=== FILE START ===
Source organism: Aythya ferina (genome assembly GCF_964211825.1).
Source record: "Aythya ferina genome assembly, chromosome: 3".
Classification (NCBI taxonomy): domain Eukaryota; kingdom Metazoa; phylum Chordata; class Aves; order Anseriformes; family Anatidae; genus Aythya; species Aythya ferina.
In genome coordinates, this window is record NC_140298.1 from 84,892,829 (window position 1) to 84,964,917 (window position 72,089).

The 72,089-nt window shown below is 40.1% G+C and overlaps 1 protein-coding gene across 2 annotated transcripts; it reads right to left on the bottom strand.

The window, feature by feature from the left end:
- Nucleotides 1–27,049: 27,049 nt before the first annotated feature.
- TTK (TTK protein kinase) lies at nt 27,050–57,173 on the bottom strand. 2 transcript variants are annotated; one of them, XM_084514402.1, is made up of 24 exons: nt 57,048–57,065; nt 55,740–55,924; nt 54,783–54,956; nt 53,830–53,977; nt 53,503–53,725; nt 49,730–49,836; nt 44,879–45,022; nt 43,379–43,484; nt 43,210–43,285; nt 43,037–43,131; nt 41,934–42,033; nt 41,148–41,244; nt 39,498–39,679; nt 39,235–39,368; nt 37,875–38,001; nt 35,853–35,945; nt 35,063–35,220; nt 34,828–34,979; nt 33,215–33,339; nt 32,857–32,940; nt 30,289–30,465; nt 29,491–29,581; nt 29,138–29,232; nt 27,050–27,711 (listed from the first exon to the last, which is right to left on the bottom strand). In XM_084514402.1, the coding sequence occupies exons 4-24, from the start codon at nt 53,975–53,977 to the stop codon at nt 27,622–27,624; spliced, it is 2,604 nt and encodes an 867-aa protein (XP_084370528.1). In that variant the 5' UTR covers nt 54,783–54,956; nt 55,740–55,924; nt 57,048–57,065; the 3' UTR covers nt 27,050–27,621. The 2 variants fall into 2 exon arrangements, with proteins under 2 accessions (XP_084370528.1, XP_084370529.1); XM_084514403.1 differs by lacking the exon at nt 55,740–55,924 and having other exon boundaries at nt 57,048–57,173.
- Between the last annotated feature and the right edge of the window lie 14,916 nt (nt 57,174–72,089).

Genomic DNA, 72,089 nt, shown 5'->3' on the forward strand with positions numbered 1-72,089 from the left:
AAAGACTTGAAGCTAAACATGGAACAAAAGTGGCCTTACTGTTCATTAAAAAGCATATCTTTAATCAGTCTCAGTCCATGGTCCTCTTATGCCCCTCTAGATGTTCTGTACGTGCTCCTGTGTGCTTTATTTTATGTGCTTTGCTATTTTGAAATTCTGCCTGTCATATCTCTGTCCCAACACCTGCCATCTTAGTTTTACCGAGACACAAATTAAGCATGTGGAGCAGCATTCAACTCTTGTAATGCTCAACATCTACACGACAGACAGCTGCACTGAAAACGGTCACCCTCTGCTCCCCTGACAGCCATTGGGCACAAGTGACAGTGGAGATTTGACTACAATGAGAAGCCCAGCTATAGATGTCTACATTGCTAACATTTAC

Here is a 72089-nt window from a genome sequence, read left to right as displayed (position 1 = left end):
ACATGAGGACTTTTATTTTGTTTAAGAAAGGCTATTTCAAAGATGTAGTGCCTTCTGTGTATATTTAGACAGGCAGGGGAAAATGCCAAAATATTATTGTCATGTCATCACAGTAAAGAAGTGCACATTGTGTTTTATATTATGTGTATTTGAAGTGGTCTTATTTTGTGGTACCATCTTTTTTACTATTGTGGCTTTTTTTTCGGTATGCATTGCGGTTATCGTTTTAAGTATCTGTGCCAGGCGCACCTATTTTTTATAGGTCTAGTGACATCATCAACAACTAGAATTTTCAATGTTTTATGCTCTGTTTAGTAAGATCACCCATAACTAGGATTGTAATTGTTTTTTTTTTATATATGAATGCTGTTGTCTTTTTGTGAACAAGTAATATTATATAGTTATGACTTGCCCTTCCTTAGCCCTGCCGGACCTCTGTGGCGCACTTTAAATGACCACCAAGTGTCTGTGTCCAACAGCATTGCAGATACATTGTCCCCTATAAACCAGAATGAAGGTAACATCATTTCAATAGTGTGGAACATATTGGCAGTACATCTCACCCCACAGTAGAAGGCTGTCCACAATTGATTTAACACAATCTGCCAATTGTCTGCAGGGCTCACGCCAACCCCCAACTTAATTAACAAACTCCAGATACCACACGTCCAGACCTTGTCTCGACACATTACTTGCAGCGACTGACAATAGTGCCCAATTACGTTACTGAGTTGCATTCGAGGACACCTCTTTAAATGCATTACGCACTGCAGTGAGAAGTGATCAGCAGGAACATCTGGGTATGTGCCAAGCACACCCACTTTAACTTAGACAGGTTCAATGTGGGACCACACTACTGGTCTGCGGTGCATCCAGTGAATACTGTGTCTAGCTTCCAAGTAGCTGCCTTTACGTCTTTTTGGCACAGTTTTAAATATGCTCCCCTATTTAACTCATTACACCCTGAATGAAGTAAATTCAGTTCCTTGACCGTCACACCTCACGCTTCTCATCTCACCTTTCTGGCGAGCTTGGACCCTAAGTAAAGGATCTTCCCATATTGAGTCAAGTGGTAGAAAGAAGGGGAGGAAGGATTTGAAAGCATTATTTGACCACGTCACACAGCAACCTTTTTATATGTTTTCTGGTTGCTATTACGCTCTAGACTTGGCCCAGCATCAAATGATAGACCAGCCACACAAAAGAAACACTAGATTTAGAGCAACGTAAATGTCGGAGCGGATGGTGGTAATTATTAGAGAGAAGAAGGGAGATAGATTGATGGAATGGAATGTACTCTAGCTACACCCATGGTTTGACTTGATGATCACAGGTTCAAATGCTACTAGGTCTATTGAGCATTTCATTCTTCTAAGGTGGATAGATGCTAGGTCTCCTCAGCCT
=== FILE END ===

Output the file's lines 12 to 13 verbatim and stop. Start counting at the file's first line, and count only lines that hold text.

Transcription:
Here is a 72089-nt window from a genome sequence, read left to right as displayed (position 1 = left end):
ACATGAGGACTTTTATTTTGTTTAAGAAAGGCTATTTCAAAGATGTAGTGCCTTCTGTGTATATTTAGACAGGCAGGGGAAAATGCCAAAATATTATTGTCATGTCATCACAGTAAAGAAGTGCACATTGTGTTTTATATTATGTGTATTTGAAGTGGTCTTATTTTGTGGTACCATCTTTTTTACTATTGTGGCTTTTTTTTCGGTATGCATTGCGGTTATCGTTTTAAGTATCTGTGCCAGGCGCACCTATTTTTTATAGGTCTAGTGACATCATCAACAACTAGAATTTTCAATGTTTTATGCTCTGTTTAGTAAGATCACCCATAACTAGGATTGTAATTGTTTTTTTTTTATATATGAATGCTGTTGTCTTTTTGTGAACAAGTAATATTATATAGTTATGACTTGCCCTTCCTTAGCCCTGCCGGACCTCTGTGGCGCACTTTAAATGACCACCAAGTGTCTGTGTCCAACAGCATTGCAGATACATTGTCCCCTATAAACCAGAATGAAGGTAACATCATTTCAATAGTGTGGAACATATTGGCAGTACATCTCACCCCACAGTAGAAGGCTGTCCACAATTGATTTAACACAATCTGCCAATTGTCTGCAGGGCTCACGCCAACCCCCAACTTAATTAACAAACTCCAGATACCACACGTCCAGACCTTGTCTCGACACATTACTTGCAGCGACTGACAATAGTGCCCAATTACGTTACTGAGTTGCATTCGAGGACACCTCTTTAAATGCATTACGCACTGCAGTGAGAAGTGATCAGCAGGAACATCTGGGTATGTGCCAAGCACACCCACTTTAACTTAGACAGGTTCAATGTGGGACCACACTACTGGTCTGCGGTGCATCCAGTGAATACTGTGTCTAGCTTCCAAGTAGCTGCCTTTACGTCTTTTTGGCACAGTTTTAAATATGCTCCCCTATTTAACTCATTACACCCTGAATGAAGTAAATTCAGTTCCTTGACCGTCACACCTCACGCTTCTCATCTCACCTTTCTGGCGAGCTTGGACCCTAAGTAAAGGATCTTCCCATATTGAGTCAAGTGGTAGAAAGAAGGGGAGGAAGGATTTGAAAGCATTATTTGACCACGTCACACAGCAACCTTTTTATATGTTTTCTGGTTGCTATTACGCTCTAGACTTGGCCCAGCATCAAATGATAGACCAGCCACACAAAAGAAACACTAGATTTAGAGCAACGTAAATGTCGGAGCGGATGGTGGTAATTATTAGAGAGAAGAAGGGAGATAGATTGATGGAATGGAATGTACTCTAGCTACACCCATGGTTTGACTTGATGATCACAGGTTCAAATGCTACTAGGTCTATTGAGCATTTCATTCTTCTAAGGTGGATAGATGCTAGGTCTCCTCAGCCT